We present our 10 Minute Museum with focus on climate crisis science.
Do you hear the climate crying? Data sonification makes changes happening on our planet audible. The numbers are not represented in tables or diagrams but in notes. Songs are created from them!
We are using 3 tracks (see credits below) that use sonification of climate change data.
The pitch of each note represents the monthly concentration of CO2 from 1958 to 2017. The higher the pitch, the higher the concentration.
An index of total ice cover in the Arctic Ocean from 1979 to 2016. Each note represents one month of data. The lower the pitch, the smaller the ice sheet. You hear the growth each winter and the melt each summer.
The Sound of Earth’s Fever (1:03)
A sonic interpretation of the global mean surface temperature index, higher notes mean higher temperatures. In 1977 there is a pause to draw attention to the warming that has occurred since then.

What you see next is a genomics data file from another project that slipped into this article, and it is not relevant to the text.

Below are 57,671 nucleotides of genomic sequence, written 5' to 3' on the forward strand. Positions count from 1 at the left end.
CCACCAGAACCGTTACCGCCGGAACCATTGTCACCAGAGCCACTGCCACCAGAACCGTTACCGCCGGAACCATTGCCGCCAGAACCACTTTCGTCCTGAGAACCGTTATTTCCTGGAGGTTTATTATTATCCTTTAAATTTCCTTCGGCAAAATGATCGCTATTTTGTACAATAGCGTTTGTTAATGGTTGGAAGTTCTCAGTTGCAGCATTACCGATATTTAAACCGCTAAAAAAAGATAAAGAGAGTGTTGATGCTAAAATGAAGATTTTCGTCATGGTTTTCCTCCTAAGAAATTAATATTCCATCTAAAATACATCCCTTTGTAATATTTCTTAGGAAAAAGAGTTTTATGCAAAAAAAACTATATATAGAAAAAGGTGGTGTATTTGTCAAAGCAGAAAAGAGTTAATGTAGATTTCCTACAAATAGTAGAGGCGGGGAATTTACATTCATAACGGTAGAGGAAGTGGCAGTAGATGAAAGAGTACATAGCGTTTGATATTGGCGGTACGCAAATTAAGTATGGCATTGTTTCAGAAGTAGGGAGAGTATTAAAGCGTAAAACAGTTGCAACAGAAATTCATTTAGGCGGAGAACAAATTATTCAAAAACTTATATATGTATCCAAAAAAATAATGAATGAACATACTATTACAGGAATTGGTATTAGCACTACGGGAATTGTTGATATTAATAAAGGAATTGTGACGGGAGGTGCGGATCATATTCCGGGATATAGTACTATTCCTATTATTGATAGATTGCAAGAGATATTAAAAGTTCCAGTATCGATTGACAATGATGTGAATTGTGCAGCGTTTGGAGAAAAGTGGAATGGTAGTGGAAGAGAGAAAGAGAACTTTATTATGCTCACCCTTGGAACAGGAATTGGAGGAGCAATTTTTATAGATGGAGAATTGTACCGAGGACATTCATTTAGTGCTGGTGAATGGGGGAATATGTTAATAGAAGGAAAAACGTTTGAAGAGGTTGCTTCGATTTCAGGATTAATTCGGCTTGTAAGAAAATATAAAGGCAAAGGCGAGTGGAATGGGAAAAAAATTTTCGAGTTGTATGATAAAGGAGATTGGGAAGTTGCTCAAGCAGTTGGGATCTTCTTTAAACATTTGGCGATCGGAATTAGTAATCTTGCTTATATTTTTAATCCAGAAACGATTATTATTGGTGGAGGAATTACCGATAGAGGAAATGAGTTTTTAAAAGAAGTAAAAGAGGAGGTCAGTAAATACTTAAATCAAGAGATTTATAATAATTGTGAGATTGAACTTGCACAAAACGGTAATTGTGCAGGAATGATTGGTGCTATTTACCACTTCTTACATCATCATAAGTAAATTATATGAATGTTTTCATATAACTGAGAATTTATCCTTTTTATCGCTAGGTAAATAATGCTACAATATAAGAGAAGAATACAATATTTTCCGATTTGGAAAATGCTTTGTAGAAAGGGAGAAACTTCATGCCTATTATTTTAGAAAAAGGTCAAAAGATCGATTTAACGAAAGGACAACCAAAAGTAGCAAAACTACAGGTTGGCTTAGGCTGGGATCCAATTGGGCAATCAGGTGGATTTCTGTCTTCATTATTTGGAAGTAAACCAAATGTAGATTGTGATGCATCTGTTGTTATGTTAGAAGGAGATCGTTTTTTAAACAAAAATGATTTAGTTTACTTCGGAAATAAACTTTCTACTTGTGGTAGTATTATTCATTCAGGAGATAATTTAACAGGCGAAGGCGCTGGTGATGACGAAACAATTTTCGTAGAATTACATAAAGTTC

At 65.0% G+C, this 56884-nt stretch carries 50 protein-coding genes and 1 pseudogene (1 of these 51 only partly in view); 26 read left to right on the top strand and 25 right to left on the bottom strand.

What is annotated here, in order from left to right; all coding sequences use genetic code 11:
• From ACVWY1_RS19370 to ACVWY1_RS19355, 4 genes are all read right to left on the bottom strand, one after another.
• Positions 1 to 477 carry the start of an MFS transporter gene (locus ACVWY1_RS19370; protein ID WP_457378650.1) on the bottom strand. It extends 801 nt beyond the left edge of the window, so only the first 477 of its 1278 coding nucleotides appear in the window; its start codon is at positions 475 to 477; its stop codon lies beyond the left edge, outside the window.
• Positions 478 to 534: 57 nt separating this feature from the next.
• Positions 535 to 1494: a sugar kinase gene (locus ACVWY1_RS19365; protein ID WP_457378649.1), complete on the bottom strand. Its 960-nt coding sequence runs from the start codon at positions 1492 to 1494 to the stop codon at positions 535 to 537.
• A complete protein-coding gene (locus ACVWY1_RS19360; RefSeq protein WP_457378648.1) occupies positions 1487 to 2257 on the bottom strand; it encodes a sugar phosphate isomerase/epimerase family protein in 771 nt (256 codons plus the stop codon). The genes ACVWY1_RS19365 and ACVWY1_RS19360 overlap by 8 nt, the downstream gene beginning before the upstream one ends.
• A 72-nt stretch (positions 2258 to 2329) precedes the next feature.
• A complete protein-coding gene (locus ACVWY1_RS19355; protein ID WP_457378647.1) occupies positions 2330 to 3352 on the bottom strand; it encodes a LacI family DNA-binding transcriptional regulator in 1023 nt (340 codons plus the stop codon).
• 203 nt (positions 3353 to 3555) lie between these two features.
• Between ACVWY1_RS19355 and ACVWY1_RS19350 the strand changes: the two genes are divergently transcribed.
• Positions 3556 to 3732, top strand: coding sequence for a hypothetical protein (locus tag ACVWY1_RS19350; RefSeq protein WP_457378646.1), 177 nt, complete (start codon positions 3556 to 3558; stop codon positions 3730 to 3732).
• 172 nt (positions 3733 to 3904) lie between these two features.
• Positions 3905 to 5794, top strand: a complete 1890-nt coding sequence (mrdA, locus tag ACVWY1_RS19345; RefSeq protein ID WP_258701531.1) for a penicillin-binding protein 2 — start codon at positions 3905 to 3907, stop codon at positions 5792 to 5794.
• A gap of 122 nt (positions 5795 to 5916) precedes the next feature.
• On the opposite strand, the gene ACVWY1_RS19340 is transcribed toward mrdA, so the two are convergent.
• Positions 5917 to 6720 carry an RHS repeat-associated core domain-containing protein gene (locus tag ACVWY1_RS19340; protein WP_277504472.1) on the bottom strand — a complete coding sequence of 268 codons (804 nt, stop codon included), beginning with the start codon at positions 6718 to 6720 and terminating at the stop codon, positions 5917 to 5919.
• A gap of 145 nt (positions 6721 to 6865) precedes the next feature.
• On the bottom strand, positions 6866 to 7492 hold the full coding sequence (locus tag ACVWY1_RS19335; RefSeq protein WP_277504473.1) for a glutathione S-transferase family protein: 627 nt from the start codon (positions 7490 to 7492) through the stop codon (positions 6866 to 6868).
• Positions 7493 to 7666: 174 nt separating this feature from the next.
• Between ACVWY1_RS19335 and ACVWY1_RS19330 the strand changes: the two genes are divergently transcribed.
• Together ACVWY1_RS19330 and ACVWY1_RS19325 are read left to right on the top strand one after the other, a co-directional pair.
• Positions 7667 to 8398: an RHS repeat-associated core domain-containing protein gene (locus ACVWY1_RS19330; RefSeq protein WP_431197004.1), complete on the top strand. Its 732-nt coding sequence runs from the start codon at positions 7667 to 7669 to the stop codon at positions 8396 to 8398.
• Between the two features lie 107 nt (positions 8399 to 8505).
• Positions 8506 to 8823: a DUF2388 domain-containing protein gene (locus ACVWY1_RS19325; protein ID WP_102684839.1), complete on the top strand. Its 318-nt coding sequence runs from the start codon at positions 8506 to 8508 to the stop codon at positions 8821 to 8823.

All files are provided in their original version and remastered versions for use in the 10-Minute Museum. We created a final mixdown for the exhibition with all tracks and voiceovers (in German), available here.
—- Full Credits —-
All songs by Judy Wedt.
Track 1 features overlaid natural sound recordings of waves, ships, and bowhead whales recorded by Kate Stafford.
Tracks 2 and 3 were co-created with Dargan Frierson.
Voice-over for the mixdown with all tracks by Laura Fregonese.
— Notes —
The tracks are binaural audio, and they don’t sound the same when played with a straight downsample to mono (e. g. using a single speaker) because of interplay between channels. The mono mixes provided lose some sound (which is inevitable), but try to salvage the situation through different strategies:
- The Deafening Rise of Carbon Pollution: An asymmetrical mix was used.
- Sonification of Arctic Sea Ice: One of the channels was inverted for our mix. Otherwise, a piano sound disappeared